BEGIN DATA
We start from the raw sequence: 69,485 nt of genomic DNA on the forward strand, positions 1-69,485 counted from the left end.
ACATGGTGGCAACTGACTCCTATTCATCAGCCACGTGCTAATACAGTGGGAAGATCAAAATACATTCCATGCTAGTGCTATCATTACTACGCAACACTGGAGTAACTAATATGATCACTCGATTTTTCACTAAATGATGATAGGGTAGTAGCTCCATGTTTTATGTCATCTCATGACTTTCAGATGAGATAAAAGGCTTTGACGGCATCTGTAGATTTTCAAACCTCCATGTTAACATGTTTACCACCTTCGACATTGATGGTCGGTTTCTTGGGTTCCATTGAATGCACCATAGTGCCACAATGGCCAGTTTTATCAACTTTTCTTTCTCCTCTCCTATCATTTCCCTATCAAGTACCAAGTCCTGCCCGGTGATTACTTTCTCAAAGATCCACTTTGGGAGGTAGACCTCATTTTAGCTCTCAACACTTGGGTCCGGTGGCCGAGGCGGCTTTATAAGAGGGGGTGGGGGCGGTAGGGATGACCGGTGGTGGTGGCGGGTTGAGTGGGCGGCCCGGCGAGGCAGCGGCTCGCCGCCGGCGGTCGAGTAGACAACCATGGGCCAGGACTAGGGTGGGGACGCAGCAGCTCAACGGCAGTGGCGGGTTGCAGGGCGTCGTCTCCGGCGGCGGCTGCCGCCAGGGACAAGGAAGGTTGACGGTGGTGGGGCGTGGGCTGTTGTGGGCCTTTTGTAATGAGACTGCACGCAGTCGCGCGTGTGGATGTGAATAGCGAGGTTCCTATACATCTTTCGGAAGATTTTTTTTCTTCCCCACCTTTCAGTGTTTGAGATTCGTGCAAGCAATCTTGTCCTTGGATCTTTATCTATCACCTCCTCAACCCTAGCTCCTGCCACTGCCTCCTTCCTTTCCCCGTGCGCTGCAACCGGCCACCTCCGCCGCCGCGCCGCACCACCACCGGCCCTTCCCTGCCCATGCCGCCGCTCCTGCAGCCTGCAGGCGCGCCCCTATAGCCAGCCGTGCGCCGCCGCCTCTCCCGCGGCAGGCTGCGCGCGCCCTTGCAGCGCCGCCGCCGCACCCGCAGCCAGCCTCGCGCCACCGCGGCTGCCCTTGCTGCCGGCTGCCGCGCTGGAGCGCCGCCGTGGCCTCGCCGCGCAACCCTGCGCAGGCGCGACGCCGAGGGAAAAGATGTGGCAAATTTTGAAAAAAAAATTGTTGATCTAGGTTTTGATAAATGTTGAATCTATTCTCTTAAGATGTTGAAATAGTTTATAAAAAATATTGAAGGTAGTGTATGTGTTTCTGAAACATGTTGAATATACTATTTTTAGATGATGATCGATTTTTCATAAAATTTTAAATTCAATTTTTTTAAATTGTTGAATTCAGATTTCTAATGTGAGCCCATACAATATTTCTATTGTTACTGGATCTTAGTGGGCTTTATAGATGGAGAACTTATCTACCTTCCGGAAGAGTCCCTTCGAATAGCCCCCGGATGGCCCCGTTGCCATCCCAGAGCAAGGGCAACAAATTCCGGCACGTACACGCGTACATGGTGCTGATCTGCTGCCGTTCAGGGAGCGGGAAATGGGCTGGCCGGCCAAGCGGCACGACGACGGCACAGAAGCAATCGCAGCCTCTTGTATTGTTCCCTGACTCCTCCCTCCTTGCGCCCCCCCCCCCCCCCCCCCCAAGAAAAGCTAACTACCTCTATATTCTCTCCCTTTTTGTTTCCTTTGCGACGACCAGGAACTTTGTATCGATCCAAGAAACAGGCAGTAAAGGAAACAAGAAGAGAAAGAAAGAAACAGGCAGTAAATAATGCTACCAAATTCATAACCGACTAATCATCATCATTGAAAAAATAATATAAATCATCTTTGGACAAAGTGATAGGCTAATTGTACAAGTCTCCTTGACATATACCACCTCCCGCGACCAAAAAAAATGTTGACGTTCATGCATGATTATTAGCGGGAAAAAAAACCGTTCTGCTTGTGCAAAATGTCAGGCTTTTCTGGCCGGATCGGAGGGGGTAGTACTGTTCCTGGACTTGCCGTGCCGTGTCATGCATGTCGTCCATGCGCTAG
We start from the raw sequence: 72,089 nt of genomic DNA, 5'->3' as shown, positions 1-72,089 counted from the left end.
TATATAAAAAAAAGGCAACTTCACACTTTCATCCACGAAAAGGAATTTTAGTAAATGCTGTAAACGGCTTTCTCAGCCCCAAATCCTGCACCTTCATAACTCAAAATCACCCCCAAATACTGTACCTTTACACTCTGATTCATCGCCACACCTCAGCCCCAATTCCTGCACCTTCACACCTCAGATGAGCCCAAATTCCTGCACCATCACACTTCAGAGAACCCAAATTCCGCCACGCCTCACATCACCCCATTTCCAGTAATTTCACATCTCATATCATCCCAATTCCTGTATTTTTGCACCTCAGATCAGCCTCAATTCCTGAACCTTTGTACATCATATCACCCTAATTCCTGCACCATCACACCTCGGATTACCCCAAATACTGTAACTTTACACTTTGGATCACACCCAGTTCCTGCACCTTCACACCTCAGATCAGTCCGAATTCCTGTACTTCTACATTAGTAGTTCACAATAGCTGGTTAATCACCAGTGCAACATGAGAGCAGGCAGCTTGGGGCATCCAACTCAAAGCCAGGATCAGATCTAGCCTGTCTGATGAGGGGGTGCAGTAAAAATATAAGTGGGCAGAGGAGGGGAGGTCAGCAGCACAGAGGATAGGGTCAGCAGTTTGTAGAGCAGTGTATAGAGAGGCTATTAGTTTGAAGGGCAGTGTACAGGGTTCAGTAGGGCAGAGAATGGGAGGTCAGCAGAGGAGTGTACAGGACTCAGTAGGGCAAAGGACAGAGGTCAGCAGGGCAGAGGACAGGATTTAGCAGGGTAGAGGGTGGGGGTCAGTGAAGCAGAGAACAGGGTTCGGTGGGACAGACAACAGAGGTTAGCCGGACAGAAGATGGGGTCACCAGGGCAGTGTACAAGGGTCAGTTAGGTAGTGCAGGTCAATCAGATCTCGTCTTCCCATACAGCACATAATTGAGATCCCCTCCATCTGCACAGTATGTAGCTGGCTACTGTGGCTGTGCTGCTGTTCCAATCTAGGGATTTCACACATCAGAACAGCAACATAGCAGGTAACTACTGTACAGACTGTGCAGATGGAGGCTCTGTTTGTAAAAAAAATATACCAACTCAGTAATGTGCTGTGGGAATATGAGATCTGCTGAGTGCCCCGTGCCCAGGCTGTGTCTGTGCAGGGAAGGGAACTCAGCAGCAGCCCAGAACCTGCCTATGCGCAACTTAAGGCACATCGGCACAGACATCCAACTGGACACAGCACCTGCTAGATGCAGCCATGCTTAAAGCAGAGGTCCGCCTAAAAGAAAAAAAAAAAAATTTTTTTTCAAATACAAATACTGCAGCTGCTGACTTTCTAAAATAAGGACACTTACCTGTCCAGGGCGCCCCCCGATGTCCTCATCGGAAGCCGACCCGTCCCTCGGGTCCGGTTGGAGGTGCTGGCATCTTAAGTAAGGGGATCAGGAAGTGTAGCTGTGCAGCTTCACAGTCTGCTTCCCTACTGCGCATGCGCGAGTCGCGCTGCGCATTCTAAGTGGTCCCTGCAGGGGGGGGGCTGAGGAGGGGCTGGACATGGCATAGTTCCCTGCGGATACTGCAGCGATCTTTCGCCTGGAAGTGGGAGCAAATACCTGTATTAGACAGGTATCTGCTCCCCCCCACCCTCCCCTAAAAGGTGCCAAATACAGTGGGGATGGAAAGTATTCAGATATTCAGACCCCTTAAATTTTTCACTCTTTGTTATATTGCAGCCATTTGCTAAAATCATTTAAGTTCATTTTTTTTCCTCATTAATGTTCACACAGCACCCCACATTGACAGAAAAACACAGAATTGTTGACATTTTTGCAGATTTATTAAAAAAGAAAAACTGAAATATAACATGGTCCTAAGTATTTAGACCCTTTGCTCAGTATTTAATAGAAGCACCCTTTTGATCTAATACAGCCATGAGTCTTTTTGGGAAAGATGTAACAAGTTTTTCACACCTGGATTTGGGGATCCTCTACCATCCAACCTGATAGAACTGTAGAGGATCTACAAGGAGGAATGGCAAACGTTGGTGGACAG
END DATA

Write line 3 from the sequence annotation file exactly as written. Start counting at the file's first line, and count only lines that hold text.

We start from the raw sequence: 72,089 nt of genomic DNA, 5'->3' as shown, positions 1-72,089 counted from the left end.